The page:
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A small group of parents at our primary school get together informally for a cup of tea and a chat now and then. We have no parent teacher association as such, and it is helpful to me as a parent governor to have this opportunity to keep them informed. I give them fairly full accounts of any recent governors' meetings but never disclose anything confidential.

Recently, some of the things I had said got back to the head and he gave me a dressing-down. There had been one or two amusing incidents at the meeting in question, things I knew this small group would appreciate. But something had upset the head and made him think we were "taking the mickey". He said I must keep everything confidential. The parents are entitled to see the published minutes anyway, but I must show respect for him, the teachers, councillors, and so on. Surely this is a bit heavy?

It is a bit heavy to suggest that everything that happens at a governors' meeting is confidential or that there can be no source of information about decisions made other than the published minutes. But I suspect you have gone rather beyond what is proper. I know that minutes are slow to appear, and availability in the school office isn't of practical help to many parents, for various reasons. Governors are entitled to report the substance of decisions to their interest group and, where necessary, perhaps the gist of the arguments advanced in support of alternative options. But this is as far as a good governor should go.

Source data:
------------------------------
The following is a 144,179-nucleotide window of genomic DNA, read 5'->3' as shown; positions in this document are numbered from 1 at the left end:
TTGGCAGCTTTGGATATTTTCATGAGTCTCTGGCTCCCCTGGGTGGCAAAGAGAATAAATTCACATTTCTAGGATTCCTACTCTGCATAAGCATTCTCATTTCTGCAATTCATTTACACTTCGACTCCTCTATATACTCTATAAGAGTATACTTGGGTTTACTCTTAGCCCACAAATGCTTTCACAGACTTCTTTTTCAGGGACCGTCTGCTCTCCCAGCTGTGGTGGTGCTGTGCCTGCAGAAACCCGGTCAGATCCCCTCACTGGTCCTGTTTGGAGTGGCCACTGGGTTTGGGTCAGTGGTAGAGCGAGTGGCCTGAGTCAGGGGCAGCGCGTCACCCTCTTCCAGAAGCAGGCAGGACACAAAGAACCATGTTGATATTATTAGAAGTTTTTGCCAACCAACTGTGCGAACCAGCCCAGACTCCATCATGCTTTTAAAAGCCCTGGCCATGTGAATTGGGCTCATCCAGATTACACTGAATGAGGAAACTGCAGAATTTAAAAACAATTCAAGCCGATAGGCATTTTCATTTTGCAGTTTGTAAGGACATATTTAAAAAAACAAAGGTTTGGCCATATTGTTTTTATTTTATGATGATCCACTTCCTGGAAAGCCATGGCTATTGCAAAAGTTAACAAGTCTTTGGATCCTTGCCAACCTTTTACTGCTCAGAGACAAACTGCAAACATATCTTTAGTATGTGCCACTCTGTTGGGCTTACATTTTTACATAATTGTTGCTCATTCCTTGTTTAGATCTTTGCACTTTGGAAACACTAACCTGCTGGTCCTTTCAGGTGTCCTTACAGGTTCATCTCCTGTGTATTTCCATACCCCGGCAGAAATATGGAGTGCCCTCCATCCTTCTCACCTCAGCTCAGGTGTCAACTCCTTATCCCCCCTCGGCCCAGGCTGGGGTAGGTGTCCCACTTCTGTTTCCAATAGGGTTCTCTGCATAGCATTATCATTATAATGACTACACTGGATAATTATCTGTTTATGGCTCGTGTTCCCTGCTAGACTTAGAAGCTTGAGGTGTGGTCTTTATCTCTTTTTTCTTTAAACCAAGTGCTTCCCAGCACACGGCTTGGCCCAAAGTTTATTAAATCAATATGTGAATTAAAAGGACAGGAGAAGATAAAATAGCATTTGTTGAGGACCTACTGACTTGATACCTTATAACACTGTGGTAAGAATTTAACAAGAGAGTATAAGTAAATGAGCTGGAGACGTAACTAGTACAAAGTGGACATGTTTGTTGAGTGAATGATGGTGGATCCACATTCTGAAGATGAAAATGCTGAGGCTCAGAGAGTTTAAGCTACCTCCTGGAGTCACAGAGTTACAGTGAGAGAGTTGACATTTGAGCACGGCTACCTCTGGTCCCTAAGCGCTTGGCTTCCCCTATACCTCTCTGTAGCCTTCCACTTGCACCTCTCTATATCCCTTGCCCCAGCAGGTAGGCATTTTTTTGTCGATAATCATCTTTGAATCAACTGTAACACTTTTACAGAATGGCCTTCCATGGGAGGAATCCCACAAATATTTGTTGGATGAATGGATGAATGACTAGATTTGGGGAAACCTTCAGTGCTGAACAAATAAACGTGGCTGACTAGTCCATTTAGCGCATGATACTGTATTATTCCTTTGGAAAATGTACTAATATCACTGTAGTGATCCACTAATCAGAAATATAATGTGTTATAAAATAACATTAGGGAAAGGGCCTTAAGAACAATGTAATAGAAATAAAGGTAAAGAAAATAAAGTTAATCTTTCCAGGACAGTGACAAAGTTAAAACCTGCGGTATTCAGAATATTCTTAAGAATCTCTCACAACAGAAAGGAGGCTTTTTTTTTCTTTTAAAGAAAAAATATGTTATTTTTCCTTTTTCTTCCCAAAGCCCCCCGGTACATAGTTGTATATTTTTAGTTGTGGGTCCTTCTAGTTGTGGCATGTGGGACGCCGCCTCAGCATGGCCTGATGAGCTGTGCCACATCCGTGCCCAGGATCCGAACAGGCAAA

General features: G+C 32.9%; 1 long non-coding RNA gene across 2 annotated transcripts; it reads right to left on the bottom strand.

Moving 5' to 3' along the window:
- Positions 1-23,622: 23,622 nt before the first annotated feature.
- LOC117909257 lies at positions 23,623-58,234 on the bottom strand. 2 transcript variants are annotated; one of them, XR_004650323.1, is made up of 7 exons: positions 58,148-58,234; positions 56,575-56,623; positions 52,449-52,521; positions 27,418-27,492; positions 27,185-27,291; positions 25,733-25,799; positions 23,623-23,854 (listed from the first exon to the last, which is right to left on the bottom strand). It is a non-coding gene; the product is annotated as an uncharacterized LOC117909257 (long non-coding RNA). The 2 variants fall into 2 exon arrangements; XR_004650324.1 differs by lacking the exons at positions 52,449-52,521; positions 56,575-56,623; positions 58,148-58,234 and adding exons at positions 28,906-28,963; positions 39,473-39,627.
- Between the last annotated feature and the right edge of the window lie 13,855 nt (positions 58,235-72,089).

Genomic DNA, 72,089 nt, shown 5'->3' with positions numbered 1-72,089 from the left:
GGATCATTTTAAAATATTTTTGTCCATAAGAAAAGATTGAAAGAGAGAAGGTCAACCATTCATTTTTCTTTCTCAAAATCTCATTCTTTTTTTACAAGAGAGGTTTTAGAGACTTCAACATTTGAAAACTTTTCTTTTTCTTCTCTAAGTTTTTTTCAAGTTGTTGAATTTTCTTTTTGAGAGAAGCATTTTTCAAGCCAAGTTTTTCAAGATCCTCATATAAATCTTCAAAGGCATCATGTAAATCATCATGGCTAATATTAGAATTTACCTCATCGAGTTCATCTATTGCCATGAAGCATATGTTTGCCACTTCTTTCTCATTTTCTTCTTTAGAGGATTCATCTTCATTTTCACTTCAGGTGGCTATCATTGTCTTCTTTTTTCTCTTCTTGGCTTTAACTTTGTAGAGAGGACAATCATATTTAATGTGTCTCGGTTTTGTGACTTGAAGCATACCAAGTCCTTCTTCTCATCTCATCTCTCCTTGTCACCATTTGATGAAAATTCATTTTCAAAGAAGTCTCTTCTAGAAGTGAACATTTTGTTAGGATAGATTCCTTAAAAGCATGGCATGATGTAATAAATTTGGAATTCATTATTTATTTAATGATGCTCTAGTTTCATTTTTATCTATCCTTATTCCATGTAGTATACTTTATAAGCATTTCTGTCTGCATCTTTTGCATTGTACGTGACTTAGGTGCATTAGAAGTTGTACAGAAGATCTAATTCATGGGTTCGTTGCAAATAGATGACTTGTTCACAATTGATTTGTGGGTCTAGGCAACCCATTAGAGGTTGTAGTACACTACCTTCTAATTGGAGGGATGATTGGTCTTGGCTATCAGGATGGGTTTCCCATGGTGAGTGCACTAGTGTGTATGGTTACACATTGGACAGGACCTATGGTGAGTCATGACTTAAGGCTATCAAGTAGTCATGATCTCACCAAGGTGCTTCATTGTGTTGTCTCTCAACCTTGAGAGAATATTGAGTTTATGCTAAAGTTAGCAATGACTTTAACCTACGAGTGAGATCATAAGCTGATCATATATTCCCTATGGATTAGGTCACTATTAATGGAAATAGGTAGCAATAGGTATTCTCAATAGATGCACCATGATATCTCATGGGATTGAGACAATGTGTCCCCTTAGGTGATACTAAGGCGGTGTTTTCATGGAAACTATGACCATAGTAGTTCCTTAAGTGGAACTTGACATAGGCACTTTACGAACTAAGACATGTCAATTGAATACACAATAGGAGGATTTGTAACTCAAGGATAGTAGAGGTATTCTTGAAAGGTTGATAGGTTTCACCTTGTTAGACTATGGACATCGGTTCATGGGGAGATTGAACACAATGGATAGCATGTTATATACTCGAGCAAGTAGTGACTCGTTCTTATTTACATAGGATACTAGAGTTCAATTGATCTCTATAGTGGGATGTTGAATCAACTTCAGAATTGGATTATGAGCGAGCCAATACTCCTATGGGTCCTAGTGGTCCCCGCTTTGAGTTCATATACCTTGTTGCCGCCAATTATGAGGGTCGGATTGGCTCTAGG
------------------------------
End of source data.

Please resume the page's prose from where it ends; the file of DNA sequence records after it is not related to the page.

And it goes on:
Loyalty is essential. You must never report what individuals said or how they voted, and never say anything that puts an individual or the governing body in a bad light. It may have been funny at the time but resist the temptation to extract more entertainment from it. Remember that the governing body's authority is corporate, and that whatever process led up to decisions the outcome is owned by everybody. It is a body with a serious job to do and that should be respected.

I am concerned about this group, however. Those we find easy to talk to are often not the same as those who need to be listened to, and they may be diverting you from wider contact. It's a pity you don't have a school association. A "meet-your-governors" session or pinning a copy of the agenda on the parents' noticeboard before the meeting with a note asking for parents' views, if any, would greatly help you.

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